This post is part of our Group Ride Pro Tips, an effort to build smoother, safer, and more enjoyable group rides.
Pacing is a fundamental tool where you control your power output in order to keep group rides together, save valuable energy for race winning moves, and ensure you are riding strong through the end of a ride.
The Group as an Elastic
Yes it can be hard on those days you are feeling strong to resist hammering the front of a ride, leaving the riders behind you scrambling to close gaps. But if the goal is to ride together then consider a group ride like an elastic where everyone is kept tight. When the elastic has nice constant pressure applied through the ups and downs of the route riders can more easily hang.
Stretch the elastic hard at the front and those at the back will quickly feel the pressure and have to close gaps. Or worse it snaps. Surges are often followed by sitting up and coasting on the downhills in which case everyone who was just chasing will soon be grabbing their brakes.
Consider this in a race situation where competing riders might sit back pacing themselves and watching you throw yourself onto the front of the group every chance you get. This early surging in a race often leads to blown riders getting dropped when things really heat up.
Technique 1: Master Your Output
Regardless of climbing, descending, wind, etc, maintain a consistent output when at the front of a group (not necessarily a constant speed). Remember you are trying to keep the elastic nice and tight. This measured output allows riders in a group to find a smoothness and rhythm with each other. Power meters, HR monitors, and even better just listening to your level of breathing are all excellent tools to measure ‘how hard am I going on the front’ relative to the rest of the group.
If you jump out of the saddle on climbs or gap the rider behind you, then no doubt you are snapping the group. Practice good group ride etiquette by glancing back to check how other riders are doing and make sure there is not a big gap behind you.
Technique 2: Keep It Smooth
When the rider in front of you pulls off the front and you pull through, don’t surge your output by mashing on the pedals, but also don’t coast slower than the group pace. Aim for a smooth tempo level effort and if the group pace is a bit harder than what you can maintain just pull off quickly. Likewise if the pace feels a bit easy ride the front a bit longer, but don’t hog the front.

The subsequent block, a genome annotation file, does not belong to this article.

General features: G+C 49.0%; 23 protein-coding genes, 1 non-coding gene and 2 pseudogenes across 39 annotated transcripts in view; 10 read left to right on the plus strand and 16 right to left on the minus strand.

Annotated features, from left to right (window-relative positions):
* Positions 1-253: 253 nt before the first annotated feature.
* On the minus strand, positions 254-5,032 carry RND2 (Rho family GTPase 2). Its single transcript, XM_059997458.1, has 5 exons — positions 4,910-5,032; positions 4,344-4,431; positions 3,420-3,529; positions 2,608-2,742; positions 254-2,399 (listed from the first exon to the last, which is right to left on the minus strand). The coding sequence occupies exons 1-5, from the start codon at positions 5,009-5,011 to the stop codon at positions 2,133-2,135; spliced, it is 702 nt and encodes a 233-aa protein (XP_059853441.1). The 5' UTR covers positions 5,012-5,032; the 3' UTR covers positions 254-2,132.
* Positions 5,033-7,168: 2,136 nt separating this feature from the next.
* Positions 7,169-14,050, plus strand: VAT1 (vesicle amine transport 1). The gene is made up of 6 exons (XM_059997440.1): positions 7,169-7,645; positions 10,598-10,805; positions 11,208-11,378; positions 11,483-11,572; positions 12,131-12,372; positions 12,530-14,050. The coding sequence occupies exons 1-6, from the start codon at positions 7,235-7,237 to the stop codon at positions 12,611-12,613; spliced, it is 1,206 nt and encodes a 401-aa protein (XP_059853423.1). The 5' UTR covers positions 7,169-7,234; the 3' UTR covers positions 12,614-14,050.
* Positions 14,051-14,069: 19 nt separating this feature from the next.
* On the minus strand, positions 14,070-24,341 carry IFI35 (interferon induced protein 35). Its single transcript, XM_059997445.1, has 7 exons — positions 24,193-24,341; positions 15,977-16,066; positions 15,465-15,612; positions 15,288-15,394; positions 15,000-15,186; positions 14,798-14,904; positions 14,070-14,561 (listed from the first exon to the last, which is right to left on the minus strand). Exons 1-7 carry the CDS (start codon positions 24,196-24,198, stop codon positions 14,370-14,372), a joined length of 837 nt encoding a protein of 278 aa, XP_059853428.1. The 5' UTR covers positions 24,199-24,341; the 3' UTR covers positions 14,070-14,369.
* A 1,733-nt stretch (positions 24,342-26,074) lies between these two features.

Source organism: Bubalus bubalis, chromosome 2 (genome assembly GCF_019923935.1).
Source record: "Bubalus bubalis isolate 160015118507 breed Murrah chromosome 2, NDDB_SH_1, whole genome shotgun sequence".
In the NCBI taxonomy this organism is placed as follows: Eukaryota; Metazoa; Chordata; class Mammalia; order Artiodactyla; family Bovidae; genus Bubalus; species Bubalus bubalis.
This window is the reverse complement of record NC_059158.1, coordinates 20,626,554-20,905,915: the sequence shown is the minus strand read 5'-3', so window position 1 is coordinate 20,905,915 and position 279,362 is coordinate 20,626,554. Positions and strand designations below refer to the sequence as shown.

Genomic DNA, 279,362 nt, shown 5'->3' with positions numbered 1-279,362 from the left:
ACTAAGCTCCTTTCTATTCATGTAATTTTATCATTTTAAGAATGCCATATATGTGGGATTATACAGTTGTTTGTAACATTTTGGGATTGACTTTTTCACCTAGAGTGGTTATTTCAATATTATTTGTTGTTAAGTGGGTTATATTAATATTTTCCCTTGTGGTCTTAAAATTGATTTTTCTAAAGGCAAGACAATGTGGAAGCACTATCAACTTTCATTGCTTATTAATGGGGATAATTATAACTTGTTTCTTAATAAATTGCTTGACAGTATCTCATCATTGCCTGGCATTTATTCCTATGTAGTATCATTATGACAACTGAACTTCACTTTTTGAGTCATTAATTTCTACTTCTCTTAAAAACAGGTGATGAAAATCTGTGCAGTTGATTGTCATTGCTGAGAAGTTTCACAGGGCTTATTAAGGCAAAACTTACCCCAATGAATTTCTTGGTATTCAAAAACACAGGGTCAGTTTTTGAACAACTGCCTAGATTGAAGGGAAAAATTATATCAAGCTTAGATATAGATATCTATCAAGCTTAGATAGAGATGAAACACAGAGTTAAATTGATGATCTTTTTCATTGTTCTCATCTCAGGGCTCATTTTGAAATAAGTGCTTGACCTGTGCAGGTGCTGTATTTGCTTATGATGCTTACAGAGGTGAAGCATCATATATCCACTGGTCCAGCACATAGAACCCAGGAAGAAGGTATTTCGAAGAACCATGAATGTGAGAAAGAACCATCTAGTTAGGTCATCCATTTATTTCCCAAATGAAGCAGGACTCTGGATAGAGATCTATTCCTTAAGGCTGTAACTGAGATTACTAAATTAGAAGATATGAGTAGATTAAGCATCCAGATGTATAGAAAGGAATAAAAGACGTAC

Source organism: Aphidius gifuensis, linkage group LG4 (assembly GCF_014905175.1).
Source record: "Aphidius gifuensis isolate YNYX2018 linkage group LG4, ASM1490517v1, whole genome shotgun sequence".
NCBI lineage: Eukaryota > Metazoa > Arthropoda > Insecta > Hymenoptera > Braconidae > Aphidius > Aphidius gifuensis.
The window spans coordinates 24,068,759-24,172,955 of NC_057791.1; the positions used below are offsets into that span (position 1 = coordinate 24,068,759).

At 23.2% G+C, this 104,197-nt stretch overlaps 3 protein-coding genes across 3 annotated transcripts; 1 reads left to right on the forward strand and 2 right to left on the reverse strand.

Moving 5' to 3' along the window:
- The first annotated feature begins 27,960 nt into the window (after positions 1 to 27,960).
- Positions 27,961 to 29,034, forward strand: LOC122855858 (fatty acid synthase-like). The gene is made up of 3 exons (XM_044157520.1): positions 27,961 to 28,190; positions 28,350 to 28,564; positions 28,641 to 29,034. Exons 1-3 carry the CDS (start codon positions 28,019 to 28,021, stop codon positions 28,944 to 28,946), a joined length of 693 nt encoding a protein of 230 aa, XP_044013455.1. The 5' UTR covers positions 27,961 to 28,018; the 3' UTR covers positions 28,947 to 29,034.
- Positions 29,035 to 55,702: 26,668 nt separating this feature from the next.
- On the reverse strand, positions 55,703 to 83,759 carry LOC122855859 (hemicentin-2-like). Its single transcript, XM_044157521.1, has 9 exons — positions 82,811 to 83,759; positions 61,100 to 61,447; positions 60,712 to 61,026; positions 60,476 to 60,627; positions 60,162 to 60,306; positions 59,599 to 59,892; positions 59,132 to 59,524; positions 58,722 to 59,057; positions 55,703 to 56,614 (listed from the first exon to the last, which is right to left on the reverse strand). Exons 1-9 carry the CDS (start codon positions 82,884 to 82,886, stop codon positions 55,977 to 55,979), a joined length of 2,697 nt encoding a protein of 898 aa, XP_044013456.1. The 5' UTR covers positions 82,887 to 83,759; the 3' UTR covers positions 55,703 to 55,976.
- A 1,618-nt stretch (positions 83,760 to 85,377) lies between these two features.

If you want to turn the pace up, think of doing so in small increments or ‘clicks’ on a dial of ~10 watts and then see how the group responds. If your pace isn’t matched, a gap opens up, or more riders are sitting out of the pace line rotation drop the pace.
Technique 3: Take It Easy
It’s good to practice doing less work in a group so you can go harder when it counts or hang with stronger riders. It seems counterintuitive because we often show up to a group with the expectation we have to hammer and pull strong on our turn through the pace line, but consider getting better at shorter pulls, minimizing your output on a ride, and at times even sitting on the back of a pace line while others rotate through in front of you.
Typically there is no expectation you have to do equal work as other riders in a group and this approach can be key if you are in a rest period or just want to be fresh for a race winning move. In most of our group rides we absolutely want everyone to finish the ride together even if that means some riders pull through quickly or hang at the back.
Why it matters
Pacing is key when you want to ride as a group and win races, plus it will make you more enjoyable for others to ride with as your riding style will become smooth and easier to match. Another major pitfall of poor pacing on group rides is you will end up using the tendency to surge as your quasi intervals or ‘hammer’ mode, but these efforts likely will never end up being sufficiently hard or the appropriate duration that you need to get stronger.
Consider building intervals in before the group ride or even better finish the ride with your planned hard efforts which is perfect race simulation!
Signs the pacing might be off:
- If there is an immediate gap after you pull through because you surge. Or if you hear everyone coasting behind you because you pulled to the front and dropped the pace.
- You are out of the saddle on every hill spiking your power output or your power drops to zero on downhills.
- You get dropped at the end of races, ride races mostly alone unable to bridge with other groups, or you can’t match the pace on group rides finishing either off the front or off the back.
- The power output on your power meter jumps quickly up or down throughout a ride.